There is good news for first-time buyers as it seems that the Help to Buy scheme is enabling many to get on to the property ladder.
An estimated 367,038 first-time buyers took out mortgages last year, up from 362,800 in 2017, according to analysis from Yorkshire Building Society using UK Finance figures.tex
The number exceeded 2007 levels, when 359,000 first-time buyers secured mortgages, and is almost double the 193,300 taken out following the 2008 financial crisis.
Yorkshire Building Society strategic economist Nitesh Patel said: "Property prices have grown at a faster rate than wages over the past 12 years, which has created difficulties for first-time buyers.
"Various factors have helped to alleviate this challenging environment, although the market is still pretty tough for those wanting to become homeowners.
"However, the figures indicate that government initiatives such as stamp duty relief, Help to Buy equity loans and Help to Buy ISAs may have made an impact.
"Over the past three or four years, we've also seen more mortgage lenders offering 96 per cent loan-to-value mortgages, as well as strong competition driving mortgage rates down.
"This combination of factors has made buying a home more accessible in recent years. But getting onto the housing ladder is still not an easy step for many young people, as demonstrated by the increasing numbers who have received help from the bank of Mum and Dad.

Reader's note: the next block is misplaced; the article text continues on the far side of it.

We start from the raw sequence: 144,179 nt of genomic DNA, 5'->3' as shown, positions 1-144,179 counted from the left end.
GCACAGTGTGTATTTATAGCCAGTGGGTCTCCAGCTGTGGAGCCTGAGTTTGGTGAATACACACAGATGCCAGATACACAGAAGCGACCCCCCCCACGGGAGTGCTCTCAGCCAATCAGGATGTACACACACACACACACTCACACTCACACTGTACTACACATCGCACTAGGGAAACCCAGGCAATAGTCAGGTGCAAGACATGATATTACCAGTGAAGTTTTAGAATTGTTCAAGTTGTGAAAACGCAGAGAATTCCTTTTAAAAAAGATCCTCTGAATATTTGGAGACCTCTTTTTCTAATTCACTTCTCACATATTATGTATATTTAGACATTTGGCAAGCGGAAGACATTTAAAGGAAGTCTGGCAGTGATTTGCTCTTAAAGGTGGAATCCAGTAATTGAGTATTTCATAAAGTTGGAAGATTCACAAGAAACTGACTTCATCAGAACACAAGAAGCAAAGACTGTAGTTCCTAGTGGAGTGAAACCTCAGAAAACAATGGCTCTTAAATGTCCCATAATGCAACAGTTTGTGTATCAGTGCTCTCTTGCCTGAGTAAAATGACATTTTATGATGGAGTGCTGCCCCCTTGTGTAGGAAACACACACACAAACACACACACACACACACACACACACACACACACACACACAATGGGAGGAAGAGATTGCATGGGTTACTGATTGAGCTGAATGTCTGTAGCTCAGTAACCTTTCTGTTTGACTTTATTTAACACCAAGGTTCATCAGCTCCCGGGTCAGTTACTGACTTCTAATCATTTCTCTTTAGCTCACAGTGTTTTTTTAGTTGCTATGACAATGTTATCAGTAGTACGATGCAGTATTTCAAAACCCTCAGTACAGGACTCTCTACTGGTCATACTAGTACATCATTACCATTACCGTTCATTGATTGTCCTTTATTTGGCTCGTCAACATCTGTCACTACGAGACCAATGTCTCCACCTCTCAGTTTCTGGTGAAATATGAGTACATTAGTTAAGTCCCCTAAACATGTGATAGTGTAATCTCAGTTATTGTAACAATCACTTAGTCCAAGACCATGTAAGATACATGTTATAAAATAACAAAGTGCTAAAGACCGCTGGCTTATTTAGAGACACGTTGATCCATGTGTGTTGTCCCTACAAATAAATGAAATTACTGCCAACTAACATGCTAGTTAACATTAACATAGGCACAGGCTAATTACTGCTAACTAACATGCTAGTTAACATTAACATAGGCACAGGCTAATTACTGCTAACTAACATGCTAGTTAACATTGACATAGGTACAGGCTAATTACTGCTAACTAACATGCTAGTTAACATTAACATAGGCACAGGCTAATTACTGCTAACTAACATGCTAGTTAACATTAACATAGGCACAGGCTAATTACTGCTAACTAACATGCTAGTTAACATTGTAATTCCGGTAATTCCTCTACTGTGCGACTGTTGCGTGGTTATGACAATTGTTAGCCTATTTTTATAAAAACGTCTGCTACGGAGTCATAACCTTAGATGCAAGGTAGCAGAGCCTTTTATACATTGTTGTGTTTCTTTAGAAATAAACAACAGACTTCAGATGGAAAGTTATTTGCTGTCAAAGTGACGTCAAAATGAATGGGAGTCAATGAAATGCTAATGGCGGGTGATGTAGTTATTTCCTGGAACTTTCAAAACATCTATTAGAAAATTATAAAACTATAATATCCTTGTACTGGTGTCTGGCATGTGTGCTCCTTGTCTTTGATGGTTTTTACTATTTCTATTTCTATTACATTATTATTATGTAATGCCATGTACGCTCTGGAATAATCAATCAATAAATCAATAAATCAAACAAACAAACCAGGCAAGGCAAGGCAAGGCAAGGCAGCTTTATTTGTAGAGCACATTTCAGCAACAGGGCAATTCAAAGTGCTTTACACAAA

"Despite these challenges, the first-time buyer market has bounced back following the financial crisis to outperform other sectors, such as the home moving and buy-to-let markets.
"Buying your first home remains tough for many by it's encouraging to see first-time buyer levels at a ten-year high and climbing."
There is a 'window of opportunity' for first time buyers in the New Year, as a direct result of the slow down of the property market, claims a property expert.
Mark Hayward, chief executive of NAEA Propertymark, said: "As we look ahead to 2019, there's a fog of uncertainty. Brexit is undoubtedly fuelling a sense of apprehension in the housing market, which in turn affects sentiment.
"With details of the final deal still unknown, both buyers and sellers will continue to hold off on making any decisions. However, this slowdown presents a window of opportunity for first-time buyers who will find more affordable properties, granting them greater bargaining power."
Looking ahead to activity in the New Year in general, he added: "We usually see demand spike in the first few months of the year, but the landscape will probably be very different in 2019 as buyers sit on the fence and adopt a 'wait and see' strategy until the Brexit deal is complete."